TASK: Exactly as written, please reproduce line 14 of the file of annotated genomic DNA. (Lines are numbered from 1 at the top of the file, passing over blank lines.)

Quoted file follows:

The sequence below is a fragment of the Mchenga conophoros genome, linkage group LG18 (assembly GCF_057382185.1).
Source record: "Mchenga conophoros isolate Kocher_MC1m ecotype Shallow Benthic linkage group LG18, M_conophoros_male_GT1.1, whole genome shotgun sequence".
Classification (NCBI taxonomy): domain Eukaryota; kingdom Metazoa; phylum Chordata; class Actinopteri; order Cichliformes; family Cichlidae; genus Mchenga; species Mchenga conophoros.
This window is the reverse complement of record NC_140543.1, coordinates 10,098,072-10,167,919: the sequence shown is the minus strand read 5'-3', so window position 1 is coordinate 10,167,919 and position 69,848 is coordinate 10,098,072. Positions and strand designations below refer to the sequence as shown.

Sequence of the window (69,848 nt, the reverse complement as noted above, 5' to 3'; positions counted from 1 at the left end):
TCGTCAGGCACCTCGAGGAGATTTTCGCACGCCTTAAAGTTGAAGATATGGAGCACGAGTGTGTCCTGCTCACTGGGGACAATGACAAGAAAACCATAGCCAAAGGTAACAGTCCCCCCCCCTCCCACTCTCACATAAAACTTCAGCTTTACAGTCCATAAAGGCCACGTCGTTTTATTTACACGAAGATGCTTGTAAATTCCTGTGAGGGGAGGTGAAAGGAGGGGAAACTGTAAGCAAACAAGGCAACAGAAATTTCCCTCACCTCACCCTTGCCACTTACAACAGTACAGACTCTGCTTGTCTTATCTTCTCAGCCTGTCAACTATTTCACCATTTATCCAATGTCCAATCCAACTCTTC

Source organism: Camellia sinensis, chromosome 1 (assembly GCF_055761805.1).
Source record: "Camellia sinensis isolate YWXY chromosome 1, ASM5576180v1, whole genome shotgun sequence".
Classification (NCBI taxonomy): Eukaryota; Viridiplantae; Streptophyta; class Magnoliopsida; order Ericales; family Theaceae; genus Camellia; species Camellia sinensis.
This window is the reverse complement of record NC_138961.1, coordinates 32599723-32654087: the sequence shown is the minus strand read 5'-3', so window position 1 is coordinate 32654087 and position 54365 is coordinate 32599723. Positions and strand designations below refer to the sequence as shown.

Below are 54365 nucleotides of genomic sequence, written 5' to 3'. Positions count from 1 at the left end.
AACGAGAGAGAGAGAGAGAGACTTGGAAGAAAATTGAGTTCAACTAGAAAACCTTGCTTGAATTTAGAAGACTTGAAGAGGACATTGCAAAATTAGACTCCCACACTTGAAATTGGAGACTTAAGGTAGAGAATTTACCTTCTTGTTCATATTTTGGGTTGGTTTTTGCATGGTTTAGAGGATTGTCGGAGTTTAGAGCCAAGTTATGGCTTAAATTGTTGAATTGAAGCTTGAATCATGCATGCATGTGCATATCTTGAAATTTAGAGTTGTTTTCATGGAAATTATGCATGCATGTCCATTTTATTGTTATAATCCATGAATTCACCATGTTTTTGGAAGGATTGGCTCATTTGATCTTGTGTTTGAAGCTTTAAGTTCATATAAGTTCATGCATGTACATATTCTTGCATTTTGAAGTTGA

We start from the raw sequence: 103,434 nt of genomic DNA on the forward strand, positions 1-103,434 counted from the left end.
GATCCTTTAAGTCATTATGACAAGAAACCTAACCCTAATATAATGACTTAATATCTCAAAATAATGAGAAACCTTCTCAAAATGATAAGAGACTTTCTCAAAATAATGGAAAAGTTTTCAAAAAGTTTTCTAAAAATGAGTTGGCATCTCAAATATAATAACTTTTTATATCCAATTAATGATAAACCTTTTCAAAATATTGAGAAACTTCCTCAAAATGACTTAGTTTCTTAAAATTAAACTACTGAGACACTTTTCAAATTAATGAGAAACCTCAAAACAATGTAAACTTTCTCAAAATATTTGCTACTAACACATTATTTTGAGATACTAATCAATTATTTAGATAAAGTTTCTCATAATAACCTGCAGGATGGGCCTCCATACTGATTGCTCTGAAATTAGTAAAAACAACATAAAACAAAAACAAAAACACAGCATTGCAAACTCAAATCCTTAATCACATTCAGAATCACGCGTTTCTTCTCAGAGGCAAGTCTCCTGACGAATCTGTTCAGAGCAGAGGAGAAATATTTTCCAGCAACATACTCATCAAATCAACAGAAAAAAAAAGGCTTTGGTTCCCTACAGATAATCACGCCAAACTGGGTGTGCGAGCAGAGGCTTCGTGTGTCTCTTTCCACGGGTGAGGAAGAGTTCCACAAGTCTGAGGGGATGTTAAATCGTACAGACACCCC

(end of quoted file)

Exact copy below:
GATCCTTTAAGTCATTATGACAAGAAACCTAACCCTAATATAATGACTTAATATCTCAAAATAATGAGAAACCTTCTCAAAATGATAAGAGACTTTCTCAAAATAATGGAAAAGTTTTCAAAAAGTTTTCTAAAAATGAGTTGGCATCTCAAATATAATAACTTTTTATATCCAATTAATGATAAACCTTTTCAAAATATTGAGAAACTTCCTCAAAATGACTTAGTTTCTTAAAATTAAACTACTGAGACACTTTTCAAATTAATGAGAAACCTCAAAACAATGTAAACTTTCTCAAAATATTTGCTACTAACACATTATTTTGAGATACTAATCAATTATTTAGATAAAGTTTCTCATAATAACCTGCAGGATGGGCCTCCATACTGATTGCTCTGAAATTAGTAAAAACAACATAAAACAAAAACAAAAACACAGCATTGCAAACTCAAATCCTTAATCACATTCAGAATCACGCGTTTCTTCTCAGAGGCAAGTCTCCTGACGAATCTGTTCAGAGCAGAGGAGAAATATTTTCCAGCAACATACTCATCAAATCAACAGAAAAAAAAAGGCTTTGGTTCCCTACAGATAATCACGCCAAACTGGGTGTGCGAGCAGAGGCTTCGTGTGTCTCTTTCCACGGGTGAGGAAGAGTTCCACAAGTCTGAGGGGATGTTAAATCGTACAGACACCCC